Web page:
with pupils who are not In earnest In
their work."
Professor Mllner has four assistants.
Mr. and Mrs. C. W. Alderson. Mrs. J. B.
Comstock and Mrs. Mary Leonard.
Among them the pupils are evenly divided
but there is no attempt at forming
classes. The work Is -all individual. No
other method is possible becuuse of the
Irregular attendance. A pupil may come
as many or as few nights each week as
he desires. Last year the attetndance
reached SCO and Professor Mllner expects
It to be as high this Winter. If It fe.
more teachers will have to be employed.
Night schools are also In session at the
Williams-Avenue and Sunnysldc school
houses, with an attendance of about 35
Frenzied Finance and Extravagance
Limited to a Few of the Companies.
PORTLAND. Oct. -24. (To the Editor.) A
subject of deep and genera! interest at this
time is that of the conduct of life insurance as
brought out by the investigating committee
of the New York Legislature, the press com
ments thereon, and the proposed action of
tho executives of several states to revoke
licenses without waiting the result of pend
ing investigations.
We have heard much during the past year
of "frenzied finance" and Its evil result, but
It bear but small proportion, to the whole
business of our great country, which to trans
acted on a legitimate basis.
There has been "frenzied banking." by
which a few great banks have been wrecked
and their depositors suffered great loss, but
their number Is trifling compared with thoso
unquestionably sound, and no one thinks of
denouncing our banking system on account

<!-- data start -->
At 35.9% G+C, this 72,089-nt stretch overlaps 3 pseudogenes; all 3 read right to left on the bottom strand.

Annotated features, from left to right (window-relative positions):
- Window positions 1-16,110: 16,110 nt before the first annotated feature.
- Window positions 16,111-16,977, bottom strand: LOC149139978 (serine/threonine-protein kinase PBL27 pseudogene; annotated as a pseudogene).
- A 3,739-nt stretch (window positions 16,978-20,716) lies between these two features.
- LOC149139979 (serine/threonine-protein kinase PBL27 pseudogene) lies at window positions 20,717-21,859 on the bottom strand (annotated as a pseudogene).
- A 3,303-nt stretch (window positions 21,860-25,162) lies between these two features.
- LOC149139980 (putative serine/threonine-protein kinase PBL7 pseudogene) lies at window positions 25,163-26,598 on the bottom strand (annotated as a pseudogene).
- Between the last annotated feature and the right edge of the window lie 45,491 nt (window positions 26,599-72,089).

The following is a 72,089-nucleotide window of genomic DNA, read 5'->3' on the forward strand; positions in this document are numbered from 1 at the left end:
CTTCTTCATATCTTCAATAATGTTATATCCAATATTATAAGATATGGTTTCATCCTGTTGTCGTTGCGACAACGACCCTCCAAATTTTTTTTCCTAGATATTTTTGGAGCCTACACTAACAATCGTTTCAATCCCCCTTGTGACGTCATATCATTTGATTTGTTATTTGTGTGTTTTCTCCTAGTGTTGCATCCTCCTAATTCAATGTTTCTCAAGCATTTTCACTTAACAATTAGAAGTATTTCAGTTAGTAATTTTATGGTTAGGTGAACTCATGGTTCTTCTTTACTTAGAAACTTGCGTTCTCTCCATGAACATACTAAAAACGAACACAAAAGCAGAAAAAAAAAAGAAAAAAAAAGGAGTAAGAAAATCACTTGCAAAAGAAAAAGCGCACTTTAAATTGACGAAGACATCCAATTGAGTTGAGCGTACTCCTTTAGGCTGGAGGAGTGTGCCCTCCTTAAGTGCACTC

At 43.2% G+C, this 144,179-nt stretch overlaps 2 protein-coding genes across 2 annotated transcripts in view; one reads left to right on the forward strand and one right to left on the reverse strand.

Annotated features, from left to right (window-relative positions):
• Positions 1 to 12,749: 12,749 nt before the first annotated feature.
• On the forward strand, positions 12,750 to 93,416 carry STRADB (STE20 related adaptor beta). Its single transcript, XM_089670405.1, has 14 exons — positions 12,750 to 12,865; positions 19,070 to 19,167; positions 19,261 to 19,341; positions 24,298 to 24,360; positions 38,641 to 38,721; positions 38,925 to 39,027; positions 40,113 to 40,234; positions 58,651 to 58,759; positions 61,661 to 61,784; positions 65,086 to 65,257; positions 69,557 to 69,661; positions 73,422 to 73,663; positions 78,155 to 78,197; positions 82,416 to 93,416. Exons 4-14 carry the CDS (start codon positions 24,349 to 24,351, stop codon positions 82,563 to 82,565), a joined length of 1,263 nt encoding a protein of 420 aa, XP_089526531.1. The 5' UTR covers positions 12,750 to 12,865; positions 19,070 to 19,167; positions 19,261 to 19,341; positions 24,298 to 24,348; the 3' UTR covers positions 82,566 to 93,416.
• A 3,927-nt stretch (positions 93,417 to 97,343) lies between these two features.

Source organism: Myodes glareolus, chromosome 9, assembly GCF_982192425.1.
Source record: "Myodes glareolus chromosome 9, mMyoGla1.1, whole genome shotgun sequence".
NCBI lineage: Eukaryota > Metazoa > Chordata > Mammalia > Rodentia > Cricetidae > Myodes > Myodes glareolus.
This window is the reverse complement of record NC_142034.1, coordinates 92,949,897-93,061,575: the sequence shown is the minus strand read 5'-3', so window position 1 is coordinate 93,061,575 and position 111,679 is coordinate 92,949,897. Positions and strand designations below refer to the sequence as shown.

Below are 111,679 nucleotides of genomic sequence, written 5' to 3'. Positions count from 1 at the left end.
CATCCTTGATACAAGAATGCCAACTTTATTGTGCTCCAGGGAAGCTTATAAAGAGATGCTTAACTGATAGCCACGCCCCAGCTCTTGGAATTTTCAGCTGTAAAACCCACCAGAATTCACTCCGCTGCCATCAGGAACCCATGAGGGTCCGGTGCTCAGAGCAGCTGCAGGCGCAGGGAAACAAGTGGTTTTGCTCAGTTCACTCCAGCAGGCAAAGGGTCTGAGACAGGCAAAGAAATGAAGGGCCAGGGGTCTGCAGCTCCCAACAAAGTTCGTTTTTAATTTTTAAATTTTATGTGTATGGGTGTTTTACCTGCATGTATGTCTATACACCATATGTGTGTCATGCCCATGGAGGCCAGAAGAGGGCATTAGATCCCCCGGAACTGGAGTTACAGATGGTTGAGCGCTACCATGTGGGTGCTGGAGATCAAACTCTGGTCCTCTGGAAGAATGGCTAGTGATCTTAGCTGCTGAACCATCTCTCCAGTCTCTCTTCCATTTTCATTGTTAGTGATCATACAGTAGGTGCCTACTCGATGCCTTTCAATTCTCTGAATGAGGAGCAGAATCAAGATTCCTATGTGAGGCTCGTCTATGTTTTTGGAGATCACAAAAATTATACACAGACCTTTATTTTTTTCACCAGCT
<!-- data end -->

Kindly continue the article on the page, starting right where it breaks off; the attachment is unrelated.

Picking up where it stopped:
of dishonest management of a few.
The pending investigation is showing there
has alto been "frenzied life Insurance" In the
management of a few targe companies, oper
ated on a hlgh-pretsure plan, but It remains
to be hovn -what proportion the companies
Involved bear to the whole, number of com
panies and amount of business transacted.
It Is the legitimate province of the press to
report the evidence brought" out In all In
vestigations and to comment thereon, but un
less" quite well grounded In the principles and
mathematics, of life Insurance, they are -apt
to strike blindly and hit wide of the mark
when dealing with questions of rates of pre
mium, cost of Insurance, adequate reserves,
and surplus. Even the usually accurate Ore
gonlan maken a wild shot in Iti attempt to
define surplus1 and explain the sources from
which it tx derived. Lacking generally In
such technical knowledge, and zealous to
make the most possible for their respective
Journals out of the newest sensation, news
writers have made an indiscriminate attack
on all life Insurance, confounding the good
with the less good, the economical and con
servative with the extravagant and reckless,
causing unnecessary suspicion In the mlnda
of policy-holders and prospective Insurants,
and hampering the efforts of a corps of hard
working agents and solicitors engaged in a
legitimate and very ureful profession.
No one In the profession wishes to excuse
or condone tbe guilt or extravagance of un
faithful official", but so far as yet developed
the charge of paying extravagant salaries to
officers, excessive commissions to agents for
new business, and other kindred evils, will
He only against the management of teas than
half a dozen great companies madly compet
ing ior supremacy.
Nor is there any doubt of the ability of
even those companion to pay the face of
their contract a they mature, their lavish
expenditures serving merely to reduce the
amount' of surplus for apportionment at ma-
lifl feSI Jill
Yearly subscriptions should begin with this number
SS cents a copy. S4.00 a year. Tic Century Co.. Xcif York
J?300,000 Worth of Gold Medal Winners at the Lewis
and Clark Exposition are now offered to yon
The sale begins daily at 10 A. M. in the Oriental
building'. All the Japanese exhibits will be sold. Now
is the time to get a beautiful and artistic
If you want a Christinas present 01 a wedding or